Seaward Primetest 125 EL Review

Today we are going to review another Pat from a very popular manufacturer, that being the Seaward 125 EL.

Seaward ownership changed a few years back and it will be interesting when they bring out something really new, or will they ?

We haven’t really seen anything particularly different than upgrades or off shoots from previous models this model PT 125 EL is just another of these but as stated it’s the cheapest on the Australian market!

The question is then what do you get from this tester ie is cheap good or is it more expensive overall when considering the bigger picture.

The Pat is small and light and easily handheld, maybe not surprising it doesn’t have the standard Seaward case, obviously this would add cost and if your penny pinching anything could be on the chopping block! So find your own case.
Battery operation is possible for all tests except the leakage test, batteries are not rechargeable, obviously this saves space and cost.

Operating the tester is very simple and this goes back to how the original Seaward PAC 3760 worked ie 3 push button switches.

The display is pretty much a standard Seaward display for this standard case Seaward like to use and to be fair it does the job adequately.
Pass/ fail as well as ticks and crosses are displayed as well as the actual measured values, the measured values are especially useful for the more conscientious testing person.

Though this Pat may not be the tester of choice for those concerned with safety not mere compliance … we will cover that later.
A better warning system would be helpful for some users to remind them the Pat is about to power up an appliance or tool ( might save a finger or two)

Next we can look at the test functions.

Earth Bond test

No surprises here compliance with ASNZS3760 is possible on mains or battery.

Like rest of the recent Seward range, we believe it is a stretch to call measuring the protective earth resistance at 200 milliamps an earth bond test.

So the real earth bond test of 10 or 25 amps are missing, we understand that these high current tests aren’t a legal requirement however for those concerned with breathing, testing the earth’s integrity may help to ensure you or someone you know continues to do so!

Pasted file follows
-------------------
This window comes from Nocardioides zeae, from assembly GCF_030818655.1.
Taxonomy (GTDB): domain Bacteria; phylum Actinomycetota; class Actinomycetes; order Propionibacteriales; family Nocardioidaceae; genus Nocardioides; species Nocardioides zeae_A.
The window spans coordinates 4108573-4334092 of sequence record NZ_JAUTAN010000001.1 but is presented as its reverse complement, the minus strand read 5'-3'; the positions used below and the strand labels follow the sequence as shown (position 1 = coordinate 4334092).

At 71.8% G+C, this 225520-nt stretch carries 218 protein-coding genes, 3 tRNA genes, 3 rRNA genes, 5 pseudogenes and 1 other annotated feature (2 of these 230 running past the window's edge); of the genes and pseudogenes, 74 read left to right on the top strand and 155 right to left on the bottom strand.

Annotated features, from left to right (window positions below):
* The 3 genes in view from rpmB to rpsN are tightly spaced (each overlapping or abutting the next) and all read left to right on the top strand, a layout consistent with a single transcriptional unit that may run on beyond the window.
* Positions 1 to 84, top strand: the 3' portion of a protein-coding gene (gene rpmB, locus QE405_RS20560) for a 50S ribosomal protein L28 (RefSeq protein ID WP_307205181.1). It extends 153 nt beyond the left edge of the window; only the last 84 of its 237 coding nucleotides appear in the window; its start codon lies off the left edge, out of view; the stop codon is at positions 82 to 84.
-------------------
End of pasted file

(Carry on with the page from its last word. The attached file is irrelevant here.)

We think testing should prove something worthwhile ie will it really work if it needs to, or why bother testing at all!

We mentioned before the first Seaward in the same case was called the PAC 3760, this tester did perform a true earth bond test at 10 amps, unfortunately this was discontinued years back.

500 volt Insulation Resistance test

We are happy to say this works fine, however there is no option for testing at 250 volts so if your trying to use this Pat on batteries and need to test power boards and the like with surge protection you’ll need to choose another Pat.

Leakage Testing

Leakage testing on both class 1 and 2 is easily performed when mains powered however it is extremely likely you will struggle to test things like large angle grinders, compressors and the like due to both the momentary high inrush current and also in some instances appliances with very little current draw.

Maybe due to the above get a demo on your own gear, not much point buying something that won’t work FOR YOU.


The maximum rating of the appliance being tested has to be no more than 10 amps

RCD tests

This unit has no RCD test function, this isn’t surprising considering the price.

Other features

Nothing else here of any significance, no memory or print option again not to be expected considering the price.

So how does this Pat from a big brand stack up on the big three questions.

  1.  Does it enable compliance with ASNZS3760 ? Yes but only for the test functions available ie not if you need to test RCD’s .
  2.  Is it a safety tester or compliance only Pat ? Compliance only
  3.  Value for money ? For some it may be a good cheap buy, but for others not a good buy, ie slow testing process , no results, hand written tags, limited and indefinite range of appliances it can test, no RCD test function.

Summing up considering Seawards been building Pat’s longer than most we find this Pat quite disappointing, likely buyers will be purely price driven short sited people who aren’t really concerned with safety!

Now for the score, we rate this a 2+ out of 5.

Happy testing from the team at Pat reviews

Tnp-500 Appliance Testers

Today we will look at another popular brand the TNT

We will review the TNP – 500 basic version

This tester sits in the $3 – 4000 bracket and likely includes a thermal transfer printer, software and barcode scanner.

Noted at first is it’s a small tester but then when its installed into a standard looking pelican type case it becomes quite large and weight is definitely getting up there.

Also noticed immediately is the bulky size of the qwerty keypad,

It has a small LCD display only and is not a touch screen nor a colored screen, that said the display is very clear.

This unit will not run on batteries and does require an additional isolating transformer when testing portable RCD’s

The unit has a smallish memory of 5000 items but this memory can be upgraded at an additional cost.


Wavecom have been very active in the Australian market and the TNT range has been around for many years, they produce a large range of Pat’s but all have many similar design characteristics.